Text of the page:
Alan Turing, the British scientist and mathematician who helped break Germany’s Enigma code in World War II, is the subject of Hugh Whitemore’s 1986 play, Breaking the Code. Thanks partly to Derek Jacobi’s masterly performance, Turing’s story became well publicized as a result—his discovery allowed the Allies to know German maneuvers in advance, yet when he was found to be a homosexual a few years later, he was sentenced to chemical castration. Snoo Wilson’s Lovesong of the Electric Bear, first produced in 2003, also takes Turing as its subject, but it features Wilson’s preferred, anti-naturalistic style, with liberal helpings of surrealism and absurdism. Like Breaking the Code, which is far better known, Lovesong is concerned with the double-edged sword of society’s acclaim for its subject as a war hero and the private disdain for his homosexuality.
An important British dramatist since the 1970s, Wilson has encumbered his play with a great deal of fanciful froufrou and a pop culture sensibility. The work begins with Turing’s death by his own hand, poisoned with cyanide, and is structured as a trip back through his life. Turing’s companion/guide is his teddy bear, aka Porgy Bear, played by Tara Giordano in a big brown bear costume with half of her face bearing a strange tattoo that may be part of the Enigma code or just advanced mathematics equations. Bear and master jump on a bicycle and travel back in time.
If Wilson’s trademark use of fantasy is an attempt to leaven the grim story, it backfires. The episodes of Turing’s life often feel assembled from bits and pieces, like verbal bricolage. A sharp-eared theatergoer can pick out anachronisms that would not have been part of Turing’s life (1912-54). There’s “Here come da judge,” from the 1960s TV show Laugh-In, “orgasmatron,” a term coined in Woody Allen’s Sleeper (1973), and a drag gathering that seems a nod both to Cabaret and John Osborne’s A Patriot for Me. There’s also a discussion of J. Edgar Hoover’s cross-dressing life, although it’s unlikely Turing would have known of it, since it came to light decades later.
The play hurtles from scene to scene in Turing’s life: his miserable childhood, a mother (Nina Silver) who doesn’t understand him and is casually cruel (when he tells her he’s received an OBE, she asks, “They gave you an OBE? Why?”); and his unhappy romantic life. One Norwegian boyfriend is denied entry into England; another steals from him, and it is Turing’s complaint about the theft to authorities that sets him up for ruin. “I went to the police and the case stopped being about theft and started being about something else,” he tells a female associate. “And now my life is going to go down like a house of cards.”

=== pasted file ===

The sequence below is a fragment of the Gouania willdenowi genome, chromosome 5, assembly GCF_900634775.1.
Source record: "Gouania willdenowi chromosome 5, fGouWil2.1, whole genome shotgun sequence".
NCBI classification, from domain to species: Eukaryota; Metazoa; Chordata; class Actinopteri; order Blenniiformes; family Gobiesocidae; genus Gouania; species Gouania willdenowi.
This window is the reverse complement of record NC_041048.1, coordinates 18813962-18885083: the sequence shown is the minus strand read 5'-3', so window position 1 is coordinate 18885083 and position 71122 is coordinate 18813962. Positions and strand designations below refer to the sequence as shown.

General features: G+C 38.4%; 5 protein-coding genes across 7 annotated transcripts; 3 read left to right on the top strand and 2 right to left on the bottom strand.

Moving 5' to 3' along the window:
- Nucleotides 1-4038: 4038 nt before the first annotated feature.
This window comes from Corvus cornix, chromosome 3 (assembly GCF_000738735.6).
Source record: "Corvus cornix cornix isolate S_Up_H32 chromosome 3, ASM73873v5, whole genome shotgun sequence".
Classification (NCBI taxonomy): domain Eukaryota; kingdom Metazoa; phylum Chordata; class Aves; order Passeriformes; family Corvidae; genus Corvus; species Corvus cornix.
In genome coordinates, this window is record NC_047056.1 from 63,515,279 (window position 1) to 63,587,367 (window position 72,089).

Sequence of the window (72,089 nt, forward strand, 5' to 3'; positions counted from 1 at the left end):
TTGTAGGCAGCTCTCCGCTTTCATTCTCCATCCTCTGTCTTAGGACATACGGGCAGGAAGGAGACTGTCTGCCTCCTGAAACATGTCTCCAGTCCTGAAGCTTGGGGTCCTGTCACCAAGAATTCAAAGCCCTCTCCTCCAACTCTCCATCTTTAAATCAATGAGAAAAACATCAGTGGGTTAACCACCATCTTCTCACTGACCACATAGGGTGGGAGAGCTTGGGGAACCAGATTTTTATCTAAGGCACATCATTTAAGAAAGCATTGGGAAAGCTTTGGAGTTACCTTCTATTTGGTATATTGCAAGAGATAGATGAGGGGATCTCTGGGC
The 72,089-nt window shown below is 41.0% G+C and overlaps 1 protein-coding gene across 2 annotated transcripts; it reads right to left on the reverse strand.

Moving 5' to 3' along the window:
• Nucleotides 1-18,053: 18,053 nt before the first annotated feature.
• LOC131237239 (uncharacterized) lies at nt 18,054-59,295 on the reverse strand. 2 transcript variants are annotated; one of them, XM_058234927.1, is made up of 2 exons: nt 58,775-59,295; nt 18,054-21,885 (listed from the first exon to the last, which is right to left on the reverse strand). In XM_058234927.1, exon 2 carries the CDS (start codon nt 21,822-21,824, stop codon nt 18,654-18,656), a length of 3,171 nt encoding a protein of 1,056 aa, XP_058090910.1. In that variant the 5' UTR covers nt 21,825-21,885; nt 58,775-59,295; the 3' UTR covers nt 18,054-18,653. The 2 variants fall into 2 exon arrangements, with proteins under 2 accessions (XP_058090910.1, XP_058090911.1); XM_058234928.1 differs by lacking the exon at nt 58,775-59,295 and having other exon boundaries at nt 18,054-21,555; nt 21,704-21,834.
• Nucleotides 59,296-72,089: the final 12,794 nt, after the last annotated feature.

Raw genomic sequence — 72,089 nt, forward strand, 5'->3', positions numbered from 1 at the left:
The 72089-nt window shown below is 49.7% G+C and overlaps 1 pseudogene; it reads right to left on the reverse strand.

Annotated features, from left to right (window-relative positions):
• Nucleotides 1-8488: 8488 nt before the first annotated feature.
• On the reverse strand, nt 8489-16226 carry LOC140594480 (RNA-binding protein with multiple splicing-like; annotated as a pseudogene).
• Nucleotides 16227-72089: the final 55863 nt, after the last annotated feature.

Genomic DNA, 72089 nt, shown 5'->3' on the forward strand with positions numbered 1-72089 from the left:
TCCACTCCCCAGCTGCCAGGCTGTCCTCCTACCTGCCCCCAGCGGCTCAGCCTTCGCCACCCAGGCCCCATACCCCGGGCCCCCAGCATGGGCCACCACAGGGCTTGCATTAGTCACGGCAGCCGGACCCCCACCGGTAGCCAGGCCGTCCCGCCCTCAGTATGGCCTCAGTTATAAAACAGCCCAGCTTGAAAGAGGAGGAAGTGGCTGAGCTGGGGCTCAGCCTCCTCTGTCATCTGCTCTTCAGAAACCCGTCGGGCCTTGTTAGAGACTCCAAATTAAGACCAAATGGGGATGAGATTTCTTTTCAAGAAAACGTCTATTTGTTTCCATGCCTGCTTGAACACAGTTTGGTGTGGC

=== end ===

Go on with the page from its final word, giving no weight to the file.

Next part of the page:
Turing is throughout an innocent victim, dealing with bullying at his school and in the military from Blimpish, arrogant superiors, as well as parental neglect, all of which contribute to his desire to end his life. Indeed, as his friend Greenbaum (Peter B. Schmitz, very good in a variety of roles) notes, “the underlying problem with our grubby Peter Pan is, he has never grown up, never admitted defeat, never embraced ... resignation.” His assessment of Turing’s childish aura is echoed by Turing’s favorite movie, Snow White.
Director Cheryl Faraone’s production gives full rein to the bizarre elements, and sound designer Jimmy Wong kicks it up a notch or two with an eclectic selection of music, from Anglican hymns and carols to the Andrews Sisters’ “Beer Barrel Polka” to The Pink Panther theme and “The Colonel Bogey March.” In the last moments, Faraone plays off the apple in the Snow White story, using the Apple Computer logo as the final projection, but her embrace of Wilson’s style is no help. The device of the talking bear and the often frivolous tone quickly become tiresome.
All the gimmickry, however, doesn’t impair the cast, who give excellent performances (though it’s hard to judge how a giant teddy bear would behave), even when they smack of cartoonishness. The chief asset is Alex Draper as Turing. He has an open-faced charm, and his misery is moving; he is both heroic and vulnerable. Late in the play, in an encounter between Turing and Greenbaum, with Porgy offstage, a dose of real feeling comes through, and it’s like a breath of fresh air. But overall, despite their ambitions in staging this difficult play, one wishes that the fine actors at PTP/Potomac Theater Project were engaged in something more rewarding.